Tropical Storm Bret 2017: Firsts or Firsts in a Long Time

9 07 2017

Dale C. S. Destin |

Tropical Storm Bret making landfall on Trinidad during the early morning hours of June 20, 2017.

Tropical Storm Bret making landfall on Trinidad during the early morning hours of June 20, 2017.

The formation of Tropical Storm Bret, a few weeks ago, resulted in several firsts or firsts in a long time for the Atlantic hurricane season, for the Eastern Caribbean and for Trinidad. Here are some we have noted:

  • 1st named storm to pass south of La Brea, Trinidad.
  • 1st named storm to form between Africa and the Caribbean before summer (June 21).
  • 1st time there were two named storms (Bret and Cindy) in June alive at the same time – June 20, 2017.
  • 1st designated potential tropical cyclone ever by the U.S. National Hurricane Center.
  • 1st named storm to impact the Eastern Caribbean before summer, since an unnamed hurricane in March 1908 impacted Antigua and the northeast Caribbean – the only other such system to impact the area before June 21; it formed in the Caribbean Sea.
  • 1st named storm to impact Trinidad in June since an unnamed hurricane in 1933. There is no other June storm on record for Trinidad.
All named storm on record for June - 1851 to 2016

All named storm on record for June – 1851 to 2016. Only three storms have affected the Eastern Caribbean in June since 1851. Two seen above plus Bret.

  • 1st named storm to form between African and the Caribbean in June since Tropical Storm Anna of 1979. There has ONLY been one other in June – an unnamed hurricane of 1933. So, there have ONLY been three named storms to impact the Eastern Caribbean in June on record.
  • 1st named storm to make landfall (pass over land) in Trinidad since Tropical Storm Bret of 1993. This has ONLY happened three other times – Fran of 1990, Alma of 1974 and an unnamed storm of 1933.
  • 1st named storm to pass within 65 nuatical miles (nm) or 120 km of Port of Spain, Trinidad, since Joyce of 2000. There have ONLY been 11 named storms in history, dating back to 1851, to have passed within 65 nm of Port of Spain, Trinidad; ONLY four were hurricanes, the last one being Hurricane Flora of 1963.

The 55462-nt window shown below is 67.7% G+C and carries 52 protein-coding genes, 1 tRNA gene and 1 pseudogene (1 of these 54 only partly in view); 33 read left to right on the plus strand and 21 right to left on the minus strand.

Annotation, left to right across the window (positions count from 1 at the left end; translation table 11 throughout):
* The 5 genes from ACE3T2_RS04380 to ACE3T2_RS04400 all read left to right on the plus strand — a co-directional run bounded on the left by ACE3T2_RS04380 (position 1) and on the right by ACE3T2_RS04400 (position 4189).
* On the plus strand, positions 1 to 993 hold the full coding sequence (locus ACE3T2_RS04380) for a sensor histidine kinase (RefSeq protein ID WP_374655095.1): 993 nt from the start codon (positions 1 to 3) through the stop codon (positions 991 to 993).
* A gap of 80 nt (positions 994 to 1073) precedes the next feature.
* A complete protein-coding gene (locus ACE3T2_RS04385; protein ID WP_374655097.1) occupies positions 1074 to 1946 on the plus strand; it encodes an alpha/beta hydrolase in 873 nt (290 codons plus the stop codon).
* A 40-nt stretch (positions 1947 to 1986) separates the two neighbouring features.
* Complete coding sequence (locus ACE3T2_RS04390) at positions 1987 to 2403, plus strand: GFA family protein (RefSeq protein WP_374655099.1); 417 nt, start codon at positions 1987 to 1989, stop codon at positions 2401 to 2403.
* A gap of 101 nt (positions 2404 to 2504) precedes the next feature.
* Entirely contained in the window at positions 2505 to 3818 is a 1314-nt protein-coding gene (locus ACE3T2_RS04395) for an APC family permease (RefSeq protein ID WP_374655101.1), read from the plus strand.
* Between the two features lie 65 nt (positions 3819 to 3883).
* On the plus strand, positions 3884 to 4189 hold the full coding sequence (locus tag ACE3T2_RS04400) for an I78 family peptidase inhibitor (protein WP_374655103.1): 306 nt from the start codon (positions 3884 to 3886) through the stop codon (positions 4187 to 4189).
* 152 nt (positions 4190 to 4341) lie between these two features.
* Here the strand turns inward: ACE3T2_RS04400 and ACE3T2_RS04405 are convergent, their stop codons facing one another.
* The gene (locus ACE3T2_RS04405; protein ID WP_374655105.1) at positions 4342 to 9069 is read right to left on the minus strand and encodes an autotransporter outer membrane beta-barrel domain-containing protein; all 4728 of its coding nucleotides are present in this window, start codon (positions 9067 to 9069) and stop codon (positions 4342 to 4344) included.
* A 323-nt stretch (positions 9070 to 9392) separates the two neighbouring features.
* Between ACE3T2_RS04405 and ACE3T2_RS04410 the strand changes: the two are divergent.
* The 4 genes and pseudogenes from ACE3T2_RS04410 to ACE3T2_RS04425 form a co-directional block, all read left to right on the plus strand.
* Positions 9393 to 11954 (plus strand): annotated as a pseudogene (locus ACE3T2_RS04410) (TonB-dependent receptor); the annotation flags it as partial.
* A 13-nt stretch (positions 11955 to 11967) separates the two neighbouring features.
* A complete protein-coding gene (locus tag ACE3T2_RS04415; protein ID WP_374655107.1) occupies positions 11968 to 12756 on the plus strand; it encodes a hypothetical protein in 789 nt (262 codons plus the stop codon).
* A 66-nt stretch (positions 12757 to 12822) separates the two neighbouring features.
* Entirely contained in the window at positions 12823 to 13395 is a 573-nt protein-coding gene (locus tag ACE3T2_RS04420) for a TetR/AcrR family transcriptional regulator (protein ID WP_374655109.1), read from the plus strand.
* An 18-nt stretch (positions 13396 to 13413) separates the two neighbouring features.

All named storms to have passed within 65 nm of Port of Spain, Trinidad on Record - 1851 to 2016

All named storms to have passed within 65 nm of Port of Spain, Trinidad on Record – 1851 to 2016

  • 1st time two named storms (Bret and Cindy) formed in June since 1909. It has happened ONLY two other times – 1906 and 1886. Both 1906 and 1886 turned out to be very active years; 1909 had near normal activity.
  • 1st named storm in June since Barry of 2013.

This June was quite active, in terms of named storms. The average for the month is 0.5 or one every other year. So, the two named storms which formed in this past June amount to the total we normally get in four Junes.

Is the activity of June an omen for the rest of the season? Well, the sample  size – three, is way too small to so say anything remotely definitive; however, FYI, of the three Junes with two named storms, two were quite active. Further, of the 10 seasons with at least 3 named storms forming between January 1 and June 30, six have been near or below normal.

All named storms for Jan-Jun 1851 to 2016

All Jan-Jun named storms on record, 1851 to 2016

Our most recent forecast of the season calls for above normal activity with 16 named storms, 7 becoming hurricanes and 4 becoming major hurricanes.

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The Advent of Potential Tropical Cyclones – What, When and Why?

21 06 2017

Dale C. S. Destin |

History was made this past Sunday when for the first time ever the U.S. National Hurricane Center (NHC) issued tropical storm (TS) warnings for portions of the southern Caribbean, in the absence of a TS. This they were able to do by designating an approaching tropical disturbance a “potential tropical cyclone” (PTC).


In the past, it was the policy of the NHC to not issue tropical cyclone (the generic term for tropical depressions, TSs and hurricanes) watches and warnings UNLESS there EXISTS a threatening tropical cyclone (TC). This was the case even if there was a 100% certainty that one was going to form and impact land in a short space of time.